Volvo has donated an XC40 Recharge battery-electric crossover to the New York Fire Department (FDNY) for safety training purposes. With the advent of electric vehicles, firefighters will need to change how they cut a vehicle to extract occupants out of them after an accident. Additionally, most cars like the XC40 are constructed with extensive amounts of ultra-high-strength steel, further requiring specialized extrication processes.
“As the automotive industry and Volvo Cars in particular speed toward an electric future, our world will see changes that reach far beyond how drivers power their cars. This includes the experience first responders will have with these vehicles,” said Eric Miller, Vice President of the northeast region at Volvo Car USA. “The XC40 Recharge we have donated will help ready the FDNY for this future, and we’re proud to support them as they continue the vital work of protecting the communities they serve.”
Fire Commissioner Daniel A. Nigro notes that with more EV’s on the road, FDNY members must train on extrications, fires, and other accidents that involve them. “Thanks to the FDNY Foundation’s support and this generous donation from Volvo Cars, our members will be even better trained and more prepared to respond to these incidents and continue to bravely protect New Yorkers,” he added. The donated Volvo XC40 Recharge, which was handed over at Volvo of Manhattan, will be used to update training procedures and real-life protocols regarding EVs. These changes are aimed to improve the methods used for getting passengers out safely and keep firefighters out of harm’s way.
The Volvo XC40 Recharge has all the traditional driver and passenger safety features synonymous with the Swedish brand. It was also developed to ensure that first responders are also safe. Volvo has added a dedicated battery safety cage, independently sealed and cooled battery modules to prevent leaks and damage, high voltage components in bright colors, and a high-voltage deactivation switch that’s easy to access.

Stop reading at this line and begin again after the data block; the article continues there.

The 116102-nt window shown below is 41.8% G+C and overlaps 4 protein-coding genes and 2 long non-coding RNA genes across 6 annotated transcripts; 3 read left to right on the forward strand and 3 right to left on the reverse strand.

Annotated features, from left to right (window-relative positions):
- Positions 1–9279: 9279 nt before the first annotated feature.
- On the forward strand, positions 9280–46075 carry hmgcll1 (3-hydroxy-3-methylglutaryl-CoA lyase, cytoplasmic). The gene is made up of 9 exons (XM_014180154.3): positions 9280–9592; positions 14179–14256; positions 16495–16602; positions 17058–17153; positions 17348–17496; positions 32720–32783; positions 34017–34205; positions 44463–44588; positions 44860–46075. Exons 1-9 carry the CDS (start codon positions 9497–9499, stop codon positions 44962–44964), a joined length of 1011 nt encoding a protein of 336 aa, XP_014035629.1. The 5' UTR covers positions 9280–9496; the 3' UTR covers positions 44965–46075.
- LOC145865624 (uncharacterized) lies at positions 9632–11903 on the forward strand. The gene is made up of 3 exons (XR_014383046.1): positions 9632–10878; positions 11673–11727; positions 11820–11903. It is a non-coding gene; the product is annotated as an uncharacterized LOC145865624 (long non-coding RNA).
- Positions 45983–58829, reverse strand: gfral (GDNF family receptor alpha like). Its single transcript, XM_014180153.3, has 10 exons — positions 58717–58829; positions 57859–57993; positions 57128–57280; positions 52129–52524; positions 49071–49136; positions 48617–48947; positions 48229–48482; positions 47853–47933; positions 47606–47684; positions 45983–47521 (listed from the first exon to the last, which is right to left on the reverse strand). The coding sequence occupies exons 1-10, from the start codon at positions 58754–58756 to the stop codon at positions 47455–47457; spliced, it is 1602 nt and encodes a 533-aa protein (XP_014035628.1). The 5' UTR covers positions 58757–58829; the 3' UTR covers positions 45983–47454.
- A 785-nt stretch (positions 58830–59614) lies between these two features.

Built on the modular CMA platform, the XC40 Recharge is Volvo’s first all-electric model. It uses two electric motors with a combined output of 402 hp and 487 lb-ft of torque and standard AWD. The 78-kWh battery pack has 75 kW of usable capacity and is mounted low under the passenger floor. Unlike other EVs, the XC40 and its sibling vehicles, the Polestar 2 and the upcoming C40 Recharge have batteries that take advantage of the areas where the drive shaft and other internal combustion components would be.
On a single charge, the XC40 Recharge is capable of traveling up to 208 miles. Using a level 3 DC charger, the crossover’s peak charge rate is 150 kW, allowing it to get to 80 percent in roughly 40 minutes. With a level 2 AC charger or a 240-volt outlet, you can get a full charge overnight. The XC40 Recharge peaks at 11 kW on a level 2 AC charger like the one found in your home.
Other than the lack of a traditional grille, the Volvo XC40 Recharge looks similar to the internal combustion version. The only other telltale signs are the lack of exhaust outlets and the P8 Recharge badge on the hatch. Only the all-electric Recharge model is available with the Sage Green exterior color.